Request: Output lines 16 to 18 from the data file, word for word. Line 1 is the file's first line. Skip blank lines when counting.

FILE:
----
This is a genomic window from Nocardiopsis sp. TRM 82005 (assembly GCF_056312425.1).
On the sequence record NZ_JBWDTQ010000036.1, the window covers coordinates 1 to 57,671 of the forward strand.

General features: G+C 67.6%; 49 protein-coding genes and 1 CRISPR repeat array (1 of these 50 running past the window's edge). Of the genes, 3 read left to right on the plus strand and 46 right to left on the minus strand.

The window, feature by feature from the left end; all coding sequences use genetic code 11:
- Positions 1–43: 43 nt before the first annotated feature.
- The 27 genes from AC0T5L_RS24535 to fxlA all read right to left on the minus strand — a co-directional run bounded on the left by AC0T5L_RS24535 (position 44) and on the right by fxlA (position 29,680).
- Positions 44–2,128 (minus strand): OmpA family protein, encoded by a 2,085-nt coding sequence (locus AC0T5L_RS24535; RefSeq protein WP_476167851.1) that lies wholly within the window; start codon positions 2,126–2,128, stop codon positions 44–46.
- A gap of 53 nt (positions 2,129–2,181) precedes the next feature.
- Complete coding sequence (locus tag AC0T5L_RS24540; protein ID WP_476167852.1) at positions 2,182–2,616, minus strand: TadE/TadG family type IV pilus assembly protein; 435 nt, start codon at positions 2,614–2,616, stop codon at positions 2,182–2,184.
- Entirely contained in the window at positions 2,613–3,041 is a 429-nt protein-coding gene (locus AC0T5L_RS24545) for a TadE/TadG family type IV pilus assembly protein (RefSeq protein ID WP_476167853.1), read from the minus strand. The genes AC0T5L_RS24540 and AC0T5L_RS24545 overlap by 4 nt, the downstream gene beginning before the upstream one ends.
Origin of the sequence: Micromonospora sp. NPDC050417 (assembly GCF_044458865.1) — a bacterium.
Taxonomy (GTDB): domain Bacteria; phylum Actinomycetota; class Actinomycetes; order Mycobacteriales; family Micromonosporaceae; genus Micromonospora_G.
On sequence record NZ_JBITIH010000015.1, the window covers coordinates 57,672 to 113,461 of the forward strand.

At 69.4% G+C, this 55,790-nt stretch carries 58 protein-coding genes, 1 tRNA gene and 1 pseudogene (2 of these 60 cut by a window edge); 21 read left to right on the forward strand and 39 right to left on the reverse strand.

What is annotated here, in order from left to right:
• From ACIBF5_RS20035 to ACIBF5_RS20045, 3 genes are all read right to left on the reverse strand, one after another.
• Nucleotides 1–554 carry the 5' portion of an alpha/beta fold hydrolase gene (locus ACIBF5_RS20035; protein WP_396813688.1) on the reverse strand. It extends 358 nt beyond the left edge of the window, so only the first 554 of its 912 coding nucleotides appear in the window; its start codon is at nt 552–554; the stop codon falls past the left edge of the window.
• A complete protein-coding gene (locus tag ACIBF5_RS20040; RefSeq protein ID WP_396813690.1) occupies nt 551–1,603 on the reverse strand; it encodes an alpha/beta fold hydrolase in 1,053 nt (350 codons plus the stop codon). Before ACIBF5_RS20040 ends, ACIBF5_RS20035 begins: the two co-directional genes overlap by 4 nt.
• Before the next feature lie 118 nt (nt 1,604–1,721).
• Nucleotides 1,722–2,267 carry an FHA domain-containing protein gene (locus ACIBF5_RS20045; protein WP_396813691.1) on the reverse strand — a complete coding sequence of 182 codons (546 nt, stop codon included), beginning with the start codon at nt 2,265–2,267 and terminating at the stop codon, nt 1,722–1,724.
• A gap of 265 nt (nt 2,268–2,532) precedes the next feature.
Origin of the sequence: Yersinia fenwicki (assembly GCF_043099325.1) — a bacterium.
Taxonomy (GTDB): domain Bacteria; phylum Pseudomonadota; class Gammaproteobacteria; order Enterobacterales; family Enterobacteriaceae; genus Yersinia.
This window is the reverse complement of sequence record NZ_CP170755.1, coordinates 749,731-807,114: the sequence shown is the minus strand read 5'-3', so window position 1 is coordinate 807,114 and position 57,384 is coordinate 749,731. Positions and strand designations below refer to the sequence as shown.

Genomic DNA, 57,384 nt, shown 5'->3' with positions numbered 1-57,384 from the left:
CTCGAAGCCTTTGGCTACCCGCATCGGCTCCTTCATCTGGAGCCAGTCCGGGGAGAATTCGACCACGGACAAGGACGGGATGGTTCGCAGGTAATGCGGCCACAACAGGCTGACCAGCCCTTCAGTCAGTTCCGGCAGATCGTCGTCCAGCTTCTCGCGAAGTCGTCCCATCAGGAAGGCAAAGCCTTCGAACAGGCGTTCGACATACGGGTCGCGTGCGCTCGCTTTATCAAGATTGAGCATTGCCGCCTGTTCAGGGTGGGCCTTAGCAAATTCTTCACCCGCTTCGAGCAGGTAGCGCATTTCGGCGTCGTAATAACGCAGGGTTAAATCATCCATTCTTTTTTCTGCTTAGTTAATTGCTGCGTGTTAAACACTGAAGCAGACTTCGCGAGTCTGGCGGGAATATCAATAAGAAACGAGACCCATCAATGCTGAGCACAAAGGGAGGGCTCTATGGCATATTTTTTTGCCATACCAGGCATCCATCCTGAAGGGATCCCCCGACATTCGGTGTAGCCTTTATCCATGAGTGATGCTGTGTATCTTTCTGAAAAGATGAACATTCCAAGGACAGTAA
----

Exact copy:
• From ACIBF5_RS20035 to ACIBF5_RS20045, 3 genes are all read right to left on the reverse strand, one after another.
• Nucleotides 1–554 carry the 5' portion of an alpha/beta fold hydrolase gene (locus ACIBF5_RS20035; protein WP_396813688.1) on the reverse strand. It extends 358 nt beyond the left edge of the window, so only the first 554 of its 912 coding nucleotides appear in the window; its start codon is at nt 552–554; the stop codon falls past the left edge of the window.
• A complete protein-coding gene (locus tag ACIBF5_RS20040; RefSeq protein ID WP_396813690.1) occupies nt 551–1,603 on the reverse strand; it encodes an alpha/beta fold hydrolase in 1,053 nt (350 codons plus the stop codon). Before ACIBF5_RS20040 ends, ACIBF5_RS20035 begins: the two co-directional genes overlap by 4 nt.